You’d be hard pressed to find a player who’s had a better year than UMass Lowell’s Connor Hellebuyck. The Commerce, Mich., product split time with returning starter Doug Carr for a good chunk of the season before wresting the job from the incumbent in mid-February. Hellebuyck, who enters the Frozen Four with a 20-2-0 record, tops the nation in goals against average (1.31) and save percentage (.953) and shares the NCAA lead in shutouts (six). In six postseason starts, he’s 6-0 with a 0.83 GAA and a .972 save percentage and has made 28 or more saves in each of his last four starts.


If Yale doesn’t score a power-play goal, it doesn’t win. OK, so it’s not that simple, but it certainly seems that way. The Bulldogs are 17-5-1 when scoring at least one power-play goal and 3-7-2 when they don’t. Yale’s penalty kill has perked up over the last quarter of the season—though the Bulldogs have allowed at least one power-play goal in 22 of 35 games this season, they boast a 95.7 percent (22 of 23) kill rate in their last seven games.

The River Hawks have had a great penalty kill and a mediocre power play. Over the last month, those tendencies have become even more extreme. Dating back to its March 1 win vs. Merrimack, UMass Lowell has vanquished 90.2 percent (46 of 51) of its opponents’ power plays but has converted on just six of its 43 man-advantage opportunities for a 13.9 percent success rate.


Keith Allain is probably best known for his prickly demeanor—witness his no-show at the press conference following Yale’s loss to Quinnipiac in the ECAC Hockey third-place game in Atlantic City last month—the guy can coach. Just seven seasons into his tenure at his alma mater, Allain is the most successful coach in the program’s history. Over the last five years, Yale has qualified for four NCAA Tournaments, won two ECAC Hockey regular-season titles and two league playoff crowns, and averaged nearly 22 wins per season.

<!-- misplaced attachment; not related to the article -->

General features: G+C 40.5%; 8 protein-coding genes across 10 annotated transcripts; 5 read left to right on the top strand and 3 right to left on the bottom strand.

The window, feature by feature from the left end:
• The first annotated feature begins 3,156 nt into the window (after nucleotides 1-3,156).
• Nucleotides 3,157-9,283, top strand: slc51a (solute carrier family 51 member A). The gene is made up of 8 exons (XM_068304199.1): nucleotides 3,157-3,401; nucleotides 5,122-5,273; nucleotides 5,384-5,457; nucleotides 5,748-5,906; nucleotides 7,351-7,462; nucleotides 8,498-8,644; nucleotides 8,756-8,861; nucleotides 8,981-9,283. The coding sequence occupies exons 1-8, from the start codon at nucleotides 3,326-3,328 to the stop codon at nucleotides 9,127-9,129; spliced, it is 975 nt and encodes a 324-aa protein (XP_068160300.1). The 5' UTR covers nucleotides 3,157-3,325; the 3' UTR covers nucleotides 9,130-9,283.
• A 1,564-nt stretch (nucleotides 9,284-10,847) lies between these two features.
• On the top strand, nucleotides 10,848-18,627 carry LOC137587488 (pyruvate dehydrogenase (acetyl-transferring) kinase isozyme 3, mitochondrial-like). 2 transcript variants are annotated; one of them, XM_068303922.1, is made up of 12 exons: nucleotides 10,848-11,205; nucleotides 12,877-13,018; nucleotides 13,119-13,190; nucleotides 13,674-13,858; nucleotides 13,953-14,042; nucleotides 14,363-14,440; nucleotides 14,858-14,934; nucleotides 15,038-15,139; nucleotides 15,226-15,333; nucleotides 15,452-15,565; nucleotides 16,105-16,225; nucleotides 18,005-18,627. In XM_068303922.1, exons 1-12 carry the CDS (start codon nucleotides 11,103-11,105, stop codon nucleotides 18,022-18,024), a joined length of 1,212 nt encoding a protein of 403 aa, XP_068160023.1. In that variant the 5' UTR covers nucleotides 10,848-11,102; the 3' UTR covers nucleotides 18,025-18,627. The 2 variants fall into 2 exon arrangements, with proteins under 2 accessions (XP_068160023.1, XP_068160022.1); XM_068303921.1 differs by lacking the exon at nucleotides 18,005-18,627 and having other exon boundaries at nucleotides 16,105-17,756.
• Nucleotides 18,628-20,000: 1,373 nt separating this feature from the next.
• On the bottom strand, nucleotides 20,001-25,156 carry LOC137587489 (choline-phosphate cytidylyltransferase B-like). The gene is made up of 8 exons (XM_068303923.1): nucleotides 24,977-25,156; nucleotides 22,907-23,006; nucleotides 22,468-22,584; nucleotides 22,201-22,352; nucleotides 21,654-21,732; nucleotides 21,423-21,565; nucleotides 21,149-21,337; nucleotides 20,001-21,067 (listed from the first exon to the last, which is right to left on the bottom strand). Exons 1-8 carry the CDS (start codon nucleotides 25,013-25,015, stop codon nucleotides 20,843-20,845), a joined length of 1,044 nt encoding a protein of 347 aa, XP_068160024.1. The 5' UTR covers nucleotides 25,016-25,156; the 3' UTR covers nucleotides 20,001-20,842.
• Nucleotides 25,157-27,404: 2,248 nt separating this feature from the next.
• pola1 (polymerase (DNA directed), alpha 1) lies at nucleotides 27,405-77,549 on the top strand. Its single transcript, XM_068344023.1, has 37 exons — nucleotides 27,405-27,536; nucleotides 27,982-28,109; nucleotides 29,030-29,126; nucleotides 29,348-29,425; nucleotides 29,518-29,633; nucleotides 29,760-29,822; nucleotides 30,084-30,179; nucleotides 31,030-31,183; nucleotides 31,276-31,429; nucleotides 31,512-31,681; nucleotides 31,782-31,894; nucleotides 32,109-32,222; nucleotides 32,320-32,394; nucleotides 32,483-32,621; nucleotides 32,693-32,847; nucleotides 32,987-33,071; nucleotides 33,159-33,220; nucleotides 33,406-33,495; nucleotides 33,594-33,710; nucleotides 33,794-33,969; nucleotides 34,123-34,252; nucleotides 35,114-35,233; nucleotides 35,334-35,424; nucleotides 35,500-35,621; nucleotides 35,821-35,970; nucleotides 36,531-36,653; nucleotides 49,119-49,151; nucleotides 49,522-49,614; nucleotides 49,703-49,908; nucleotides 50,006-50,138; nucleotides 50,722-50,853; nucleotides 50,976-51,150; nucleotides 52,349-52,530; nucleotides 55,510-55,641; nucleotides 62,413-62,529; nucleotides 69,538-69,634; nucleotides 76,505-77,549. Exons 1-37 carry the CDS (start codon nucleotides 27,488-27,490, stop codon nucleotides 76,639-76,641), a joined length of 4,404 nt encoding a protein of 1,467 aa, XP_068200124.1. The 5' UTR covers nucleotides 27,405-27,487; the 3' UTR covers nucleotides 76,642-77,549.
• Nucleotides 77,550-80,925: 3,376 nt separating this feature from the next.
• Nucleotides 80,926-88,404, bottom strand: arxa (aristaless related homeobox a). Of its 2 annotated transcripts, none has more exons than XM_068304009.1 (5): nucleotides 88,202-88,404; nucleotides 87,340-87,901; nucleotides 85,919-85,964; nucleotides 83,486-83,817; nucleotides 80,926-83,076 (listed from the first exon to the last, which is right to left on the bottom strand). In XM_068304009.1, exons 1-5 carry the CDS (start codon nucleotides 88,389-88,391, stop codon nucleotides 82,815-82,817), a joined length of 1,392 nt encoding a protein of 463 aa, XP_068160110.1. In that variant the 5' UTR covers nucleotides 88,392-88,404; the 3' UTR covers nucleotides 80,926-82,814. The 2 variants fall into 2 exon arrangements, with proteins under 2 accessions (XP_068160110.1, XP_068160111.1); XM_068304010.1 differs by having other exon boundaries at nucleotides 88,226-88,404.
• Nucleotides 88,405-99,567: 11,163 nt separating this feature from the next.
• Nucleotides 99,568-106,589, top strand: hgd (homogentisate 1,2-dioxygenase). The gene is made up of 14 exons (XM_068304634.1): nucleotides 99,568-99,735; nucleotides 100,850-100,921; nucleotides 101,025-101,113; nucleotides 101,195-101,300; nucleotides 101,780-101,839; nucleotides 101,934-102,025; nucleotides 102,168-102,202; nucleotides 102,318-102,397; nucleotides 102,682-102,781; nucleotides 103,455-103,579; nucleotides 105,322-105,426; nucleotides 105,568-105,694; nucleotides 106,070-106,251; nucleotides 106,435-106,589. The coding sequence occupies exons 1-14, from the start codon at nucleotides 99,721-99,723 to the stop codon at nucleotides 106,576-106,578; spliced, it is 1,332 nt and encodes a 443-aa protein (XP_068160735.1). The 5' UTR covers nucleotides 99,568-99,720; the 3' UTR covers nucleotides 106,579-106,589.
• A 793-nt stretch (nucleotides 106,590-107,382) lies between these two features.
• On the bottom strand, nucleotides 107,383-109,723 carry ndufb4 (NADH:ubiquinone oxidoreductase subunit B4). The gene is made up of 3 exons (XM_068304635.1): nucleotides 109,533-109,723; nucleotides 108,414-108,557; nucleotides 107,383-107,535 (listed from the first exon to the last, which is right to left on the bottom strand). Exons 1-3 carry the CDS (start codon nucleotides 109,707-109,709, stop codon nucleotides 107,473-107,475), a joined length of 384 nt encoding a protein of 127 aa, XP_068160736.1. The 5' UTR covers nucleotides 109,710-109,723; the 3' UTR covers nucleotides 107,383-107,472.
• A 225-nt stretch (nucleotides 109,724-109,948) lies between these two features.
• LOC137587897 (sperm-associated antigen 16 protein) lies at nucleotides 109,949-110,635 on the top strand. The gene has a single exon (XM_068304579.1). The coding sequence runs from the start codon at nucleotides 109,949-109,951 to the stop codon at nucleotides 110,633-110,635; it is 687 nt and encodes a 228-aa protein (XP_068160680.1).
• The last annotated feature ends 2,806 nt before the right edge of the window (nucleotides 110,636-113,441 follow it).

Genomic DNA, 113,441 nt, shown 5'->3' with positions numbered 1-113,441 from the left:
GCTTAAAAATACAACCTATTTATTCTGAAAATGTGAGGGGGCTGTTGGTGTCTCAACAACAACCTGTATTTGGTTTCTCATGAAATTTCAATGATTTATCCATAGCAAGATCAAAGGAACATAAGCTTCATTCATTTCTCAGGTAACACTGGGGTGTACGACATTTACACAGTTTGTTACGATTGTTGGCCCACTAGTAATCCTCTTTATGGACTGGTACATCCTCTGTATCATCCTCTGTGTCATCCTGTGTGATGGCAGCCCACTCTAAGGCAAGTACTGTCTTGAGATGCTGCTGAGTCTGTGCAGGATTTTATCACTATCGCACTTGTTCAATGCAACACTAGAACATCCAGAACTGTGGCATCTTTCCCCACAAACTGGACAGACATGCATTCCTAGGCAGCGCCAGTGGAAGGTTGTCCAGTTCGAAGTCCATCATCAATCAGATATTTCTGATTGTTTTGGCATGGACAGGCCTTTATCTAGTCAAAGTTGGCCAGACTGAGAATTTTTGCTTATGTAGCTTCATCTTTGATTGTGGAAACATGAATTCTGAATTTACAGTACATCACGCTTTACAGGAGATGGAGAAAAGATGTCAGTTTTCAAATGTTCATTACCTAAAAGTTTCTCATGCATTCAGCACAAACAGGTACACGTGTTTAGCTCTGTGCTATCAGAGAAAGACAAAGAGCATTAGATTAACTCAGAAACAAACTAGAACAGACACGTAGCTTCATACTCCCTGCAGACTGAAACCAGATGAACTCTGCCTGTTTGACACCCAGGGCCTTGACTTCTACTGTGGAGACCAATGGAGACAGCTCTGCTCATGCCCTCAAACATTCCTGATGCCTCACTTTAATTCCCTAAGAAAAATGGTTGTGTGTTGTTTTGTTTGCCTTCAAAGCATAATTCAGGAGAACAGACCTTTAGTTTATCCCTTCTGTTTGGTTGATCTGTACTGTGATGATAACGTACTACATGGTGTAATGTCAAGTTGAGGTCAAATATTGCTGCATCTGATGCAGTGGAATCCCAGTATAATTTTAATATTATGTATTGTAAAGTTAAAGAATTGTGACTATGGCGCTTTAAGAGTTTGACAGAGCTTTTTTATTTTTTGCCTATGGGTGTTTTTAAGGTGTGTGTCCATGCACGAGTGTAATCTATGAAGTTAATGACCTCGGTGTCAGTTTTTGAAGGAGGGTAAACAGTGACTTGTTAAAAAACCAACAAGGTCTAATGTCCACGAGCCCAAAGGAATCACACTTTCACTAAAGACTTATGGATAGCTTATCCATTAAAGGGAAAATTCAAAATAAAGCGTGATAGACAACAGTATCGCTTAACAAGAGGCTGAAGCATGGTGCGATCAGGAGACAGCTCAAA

In the season prior to Norm Bazin becoming head coach, UMass Lowell won just five games, ranking fourth to last nationally in scoring defense and second to last in penalty killing. This season, the River Hawks won 28 games and ranked third and tenth, respectively, in the NCAA in those categories. Systems play a part in good team defense and penalty killing, but those are also “want-to” areas of the game. Based on the improvement under Bazin, it’s obvious the players have bought what Bazin’s selling.


Neither the Bulldogs nor UMass Lowell are great first-period teams, but the River Hawks have squeezed the life out of opponents in the second and third periods. Yale’s chances of success improve greatly if it gets the first lead or at the very least controls the tempo like it did in the first two periods of the win against Minnesota and the victory over North Dakota. The strength-on-strength battle of Yale’s power play vs. UMass Lowell’s penalty kill is crucial to the Bulldogs’ success; not only does it give Yale a better chance of cracking Hellebuyck and UML’s stout defense, but it also neutralizes the River Hawks’ superior depth. That said, the River Hawks’ depth and Hellebuyck’s goaltending will prove to be too much for Yale.

THE PICK: UMass Lowell 4, Yale 1